UPDATE: The USDA announced Tuesday night that they will ensure that all SNAP recipients receive full benefits through the month of February. In doing so, they will not have to dip into $3 billion in reserve funds, which would have been necessary to partially fund the program, absent this new proposal. As of now, if the shutdown continues into March, no federal funding has been allocated for SNAP.
With no end in sight for the federal government shutdown, millions of Americans are starting to wonder: What happens to SNAP?
The Supplemental Food Assistance Program (SNAP) provides funding for 40 million low-income Americans, allowing them to purchase foods each month with an Electronic Benefits Transfer (EBT) card. More than 120,000 people in Monroe County alone benefit from SNAP, formerly known as food stamps.
The most recent resolution funded the U.S. Department of Agriculture ensured that January SNAP benefits would be provided without interruption. Problems, however, could arise if the shutdown extends into February. Of course, the state and local agencies tasked with disbursing SNAP benefits also face an administrative nightmare due to the uncertainty surrounding this shutdown.
There is a $3 billion reserve fund that can be used to support the program in February, however monthly benefits nationwide run at approximately $5 billion — meaning there would be a likely shortfall and decrease in benefits unless localities are able fund the gap.
Foodlink Chief Program Officer Mitch Gruber has expressed Foodlink’s dissatisfaction with the shutdown and SNAP uncertainty in various interviews with 13 WHAM, WXXI and WDKX this week. If Rochester-area residents begin to lose a portion or all of their benefits, they become more heavily reliant on the emergency food system — the shelters, pantries and soup kitchens that Foodlink supports. Any disruption to SNAP would lead to an increased need at these emergency food providers — a need that food banks around the country may not be able to accommodate. (SNAP provides more than 10 times the number of meals than the entire Feeding America network of 200 food banks provides on an annual basis.)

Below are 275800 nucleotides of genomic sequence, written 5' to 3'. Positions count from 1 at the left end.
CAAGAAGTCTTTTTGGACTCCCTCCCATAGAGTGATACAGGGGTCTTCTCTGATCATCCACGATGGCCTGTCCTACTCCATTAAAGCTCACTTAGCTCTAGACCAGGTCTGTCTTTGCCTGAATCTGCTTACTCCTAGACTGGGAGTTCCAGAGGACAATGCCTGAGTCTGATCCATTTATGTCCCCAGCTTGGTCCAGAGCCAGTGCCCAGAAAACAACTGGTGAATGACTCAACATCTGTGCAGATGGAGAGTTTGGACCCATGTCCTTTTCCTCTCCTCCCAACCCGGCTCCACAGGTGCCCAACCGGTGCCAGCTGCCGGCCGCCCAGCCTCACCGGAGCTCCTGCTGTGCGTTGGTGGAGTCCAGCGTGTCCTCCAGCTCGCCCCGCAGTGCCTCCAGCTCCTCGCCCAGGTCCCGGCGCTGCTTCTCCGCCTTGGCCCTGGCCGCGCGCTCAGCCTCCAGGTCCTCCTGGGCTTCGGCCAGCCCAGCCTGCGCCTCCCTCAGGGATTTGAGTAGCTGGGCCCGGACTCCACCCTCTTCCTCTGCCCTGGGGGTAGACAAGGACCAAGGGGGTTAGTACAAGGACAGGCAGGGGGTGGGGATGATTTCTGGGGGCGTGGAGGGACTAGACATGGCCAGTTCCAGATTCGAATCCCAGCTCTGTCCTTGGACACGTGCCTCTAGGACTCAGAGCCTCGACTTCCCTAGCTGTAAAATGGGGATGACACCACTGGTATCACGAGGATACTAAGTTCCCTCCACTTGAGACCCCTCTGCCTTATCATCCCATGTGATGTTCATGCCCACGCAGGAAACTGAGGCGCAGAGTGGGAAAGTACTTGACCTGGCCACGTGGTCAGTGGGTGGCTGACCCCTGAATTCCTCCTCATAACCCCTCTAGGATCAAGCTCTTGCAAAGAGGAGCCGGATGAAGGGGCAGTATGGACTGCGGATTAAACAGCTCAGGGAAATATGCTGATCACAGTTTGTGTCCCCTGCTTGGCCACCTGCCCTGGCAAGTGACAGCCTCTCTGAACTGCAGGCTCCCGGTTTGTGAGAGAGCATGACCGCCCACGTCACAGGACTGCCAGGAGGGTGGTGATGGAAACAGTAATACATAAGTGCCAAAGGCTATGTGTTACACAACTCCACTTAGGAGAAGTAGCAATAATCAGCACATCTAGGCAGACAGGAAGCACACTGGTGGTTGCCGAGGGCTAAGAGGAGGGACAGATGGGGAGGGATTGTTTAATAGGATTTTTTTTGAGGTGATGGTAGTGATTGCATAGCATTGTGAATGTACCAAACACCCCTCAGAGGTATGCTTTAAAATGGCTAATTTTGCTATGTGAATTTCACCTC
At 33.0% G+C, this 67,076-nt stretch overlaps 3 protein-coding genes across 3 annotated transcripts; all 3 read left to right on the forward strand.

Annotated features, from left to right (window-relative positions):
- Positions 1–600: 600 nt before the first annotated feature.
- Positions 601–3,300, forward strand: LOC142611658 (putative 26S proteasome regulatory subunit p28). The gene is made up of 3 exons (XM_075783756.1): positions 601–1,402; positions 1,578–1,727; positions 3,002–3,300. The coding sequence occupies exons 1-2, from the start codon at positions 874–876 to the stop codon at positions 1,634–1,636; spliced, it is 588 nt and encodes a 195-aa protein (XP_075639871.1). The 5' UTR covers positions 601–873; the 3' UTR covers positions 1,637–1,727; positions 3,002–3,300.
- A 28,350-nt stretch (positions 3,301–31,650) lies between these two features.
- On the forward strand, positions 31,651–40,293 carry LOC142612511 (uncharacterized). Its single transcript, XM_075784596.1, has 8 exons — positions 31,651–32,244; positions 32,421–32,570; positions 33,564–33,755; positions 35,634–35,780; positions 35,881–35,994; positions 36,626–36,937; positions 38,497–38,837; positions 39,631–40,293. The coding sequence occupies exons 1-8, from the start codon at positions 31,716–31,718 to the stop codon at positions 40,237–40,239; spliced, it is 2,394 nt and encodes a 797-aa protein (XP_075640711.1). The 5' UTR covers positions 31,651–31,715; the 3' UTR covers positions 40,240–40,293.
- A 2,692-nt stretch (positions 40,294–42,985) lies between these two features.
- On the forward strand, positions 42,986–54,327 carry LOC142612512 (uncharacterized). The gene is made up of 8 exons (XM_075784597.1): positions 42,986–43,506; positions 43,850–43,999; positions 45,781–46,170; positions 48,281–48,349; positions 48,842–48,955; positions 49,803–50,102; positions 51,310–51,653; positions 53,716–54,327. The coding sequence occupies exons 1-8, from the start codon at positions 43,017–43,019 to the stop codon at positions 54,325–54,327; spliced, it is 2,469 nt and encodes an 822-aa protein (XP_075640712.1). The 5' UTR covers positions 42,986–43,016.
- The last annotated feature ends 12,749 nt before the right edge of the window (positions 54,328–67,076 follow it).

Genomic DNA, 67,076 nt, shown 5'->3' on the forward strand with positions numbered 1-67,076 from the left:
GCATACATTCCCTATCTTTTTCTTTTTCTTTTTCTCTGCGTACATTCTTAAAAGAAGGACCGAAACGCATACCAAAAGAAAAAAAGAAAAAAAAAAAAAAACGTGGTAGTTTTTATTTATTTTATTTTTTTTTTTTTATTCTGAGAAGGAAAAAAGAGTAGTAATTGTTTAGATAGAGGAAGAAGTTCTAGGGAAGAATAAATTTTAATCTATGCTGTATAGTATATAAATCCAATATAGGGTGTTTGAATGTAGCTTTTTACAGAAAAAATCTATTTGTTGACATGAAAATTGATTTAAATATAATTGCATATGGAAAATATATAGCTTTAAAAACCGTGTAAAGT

Foodlink’s Curbside Market also accepts SNAP as a form of payment, and many customers use their EBT cards to shop at our market each week. Any cuts to SNAP would clearly impact our customers, and their ability to purchase healthy food for themselves and their families.
SNAP began in the 1960s with the lofty goal to utilize “the Nation’s abundance of food … to safeguard the health and well-being of the Nation’s population and raise levels of nutrition among low-income households.” SNAP has a strong, evidence-based track record in effectively meeting this goal. In fact, SNAP helped more than 8.4 million people lift themselves out of poverty in 2015 (the most recent year available).
Foodlink is urging our elected officials to end the shutdown, so families across the country can have greater certainty about putting food on the table.